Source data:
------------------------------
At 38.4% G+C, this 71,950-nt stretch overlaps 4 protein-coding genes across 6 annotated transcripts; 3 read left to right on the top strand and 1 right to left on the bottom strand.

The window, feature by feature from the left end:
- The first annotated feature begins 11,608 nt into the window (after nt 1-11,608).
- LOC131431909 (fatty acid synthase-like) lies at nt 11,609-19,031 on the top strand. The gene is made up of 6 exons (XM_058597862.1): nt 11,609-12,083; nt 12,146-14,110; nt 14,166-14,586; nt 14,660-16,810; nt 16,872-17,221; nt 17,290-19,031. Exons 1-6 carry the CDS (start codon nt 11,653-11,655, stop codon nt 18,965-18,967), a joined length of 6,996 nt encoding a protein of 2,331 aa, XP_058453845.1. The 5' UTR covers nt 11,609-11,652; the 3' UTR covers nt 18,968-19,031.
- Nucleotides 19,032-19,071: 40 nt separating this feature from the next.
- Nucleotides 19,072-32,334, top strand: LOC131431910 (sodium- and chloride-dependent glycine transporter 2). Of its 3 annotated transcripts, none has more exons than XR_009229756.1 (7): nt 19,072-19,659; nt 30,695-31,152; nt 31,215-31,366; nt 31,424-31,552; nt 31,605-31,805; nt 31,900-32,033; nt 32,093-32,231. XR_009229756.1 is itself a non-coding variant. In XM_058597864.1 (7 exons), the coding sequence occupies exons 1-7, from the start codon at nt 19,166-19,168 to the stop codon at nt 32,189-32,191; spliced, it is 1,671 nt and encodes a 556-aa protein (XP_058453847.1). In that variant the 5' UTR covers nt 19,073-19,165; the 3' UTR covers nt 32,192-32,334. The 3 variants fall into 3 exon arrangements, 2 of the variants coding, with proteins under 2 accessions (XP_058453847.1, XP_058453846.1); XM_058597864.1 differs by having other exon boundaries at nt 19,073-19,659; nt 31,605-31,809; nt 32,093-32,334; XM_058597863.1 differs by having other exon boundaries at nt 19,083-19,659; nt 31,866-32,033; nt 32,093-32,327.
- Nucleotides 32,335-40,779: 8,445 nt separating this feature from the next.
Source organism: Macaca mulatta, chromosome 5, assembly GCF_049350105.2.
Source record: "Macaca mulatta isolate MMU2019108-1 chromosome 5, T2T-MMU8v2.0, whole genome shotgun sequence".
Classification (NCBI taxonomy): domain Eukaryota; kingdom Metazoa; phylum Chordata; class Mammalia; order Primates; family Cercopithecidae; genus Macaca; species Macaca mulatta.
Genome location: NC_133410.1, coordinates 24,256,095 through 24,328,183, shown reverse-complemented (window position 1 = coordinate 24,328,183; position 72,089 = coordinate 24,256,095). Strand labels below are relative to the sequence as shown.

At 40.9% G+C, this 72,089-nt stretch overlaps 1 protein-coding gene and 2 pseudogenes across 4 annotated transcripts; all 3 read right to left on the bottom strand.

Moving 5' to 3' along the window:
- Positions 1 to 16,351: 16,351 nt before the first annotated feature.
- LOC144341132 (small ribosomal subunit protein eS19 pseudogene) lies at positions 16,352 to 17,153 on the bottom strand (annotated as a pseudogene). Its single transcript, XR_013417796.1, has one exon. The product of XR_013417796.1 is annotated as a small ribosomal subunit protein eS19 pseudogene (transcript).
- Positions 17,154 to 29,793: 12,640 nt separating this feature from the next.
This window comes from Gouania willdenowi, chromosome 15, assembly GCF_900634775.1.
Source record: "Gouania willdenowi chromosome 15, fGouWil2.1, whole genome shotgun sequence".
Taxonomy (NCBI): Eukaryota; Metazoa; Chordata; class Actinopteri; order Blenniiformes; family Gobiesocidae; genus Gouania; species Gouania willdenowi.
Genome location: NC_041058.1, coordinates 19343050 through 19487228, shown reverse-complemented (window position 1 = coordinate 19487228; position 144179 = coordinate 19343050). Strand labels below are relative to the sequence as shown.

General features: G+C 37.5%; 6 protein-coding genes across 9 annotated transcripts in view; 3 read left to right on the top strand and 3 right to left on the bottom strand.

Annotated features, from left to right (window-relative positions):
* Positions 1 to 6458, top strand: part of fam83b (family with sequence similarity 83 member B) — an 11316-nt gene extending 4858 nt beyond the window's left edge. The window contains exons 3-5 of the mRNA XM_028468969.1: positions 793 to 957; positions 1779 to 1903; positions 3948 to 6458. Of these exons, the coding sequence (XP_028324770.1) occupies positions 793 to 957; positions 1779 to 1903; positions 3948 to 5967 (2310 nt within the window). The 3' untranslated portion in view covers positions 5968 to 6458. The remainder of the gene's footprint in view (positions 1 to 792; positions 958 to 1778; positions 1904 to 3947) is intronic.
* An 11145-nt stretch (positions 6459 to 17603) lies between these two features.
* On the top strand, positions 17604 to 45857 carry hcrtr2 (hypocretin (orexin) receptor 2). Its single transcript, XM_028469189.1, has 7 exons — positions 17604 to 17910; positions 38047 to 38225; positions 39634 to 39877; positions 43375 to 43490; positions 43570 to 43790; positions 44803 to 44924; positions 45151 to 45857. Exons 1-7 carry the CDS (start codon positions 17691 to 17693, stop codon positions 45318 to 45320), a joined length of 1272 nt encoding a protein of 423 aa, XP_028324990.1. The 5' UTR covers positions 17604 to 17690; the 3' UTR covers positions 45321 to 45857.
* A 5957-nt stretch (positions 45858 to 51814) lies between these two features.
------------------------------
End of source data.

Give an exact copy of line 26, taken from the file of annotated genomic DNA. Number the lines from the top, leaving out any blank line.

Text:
* A 5957-nt stretch (positions 45858 to 51814) lies between these two features.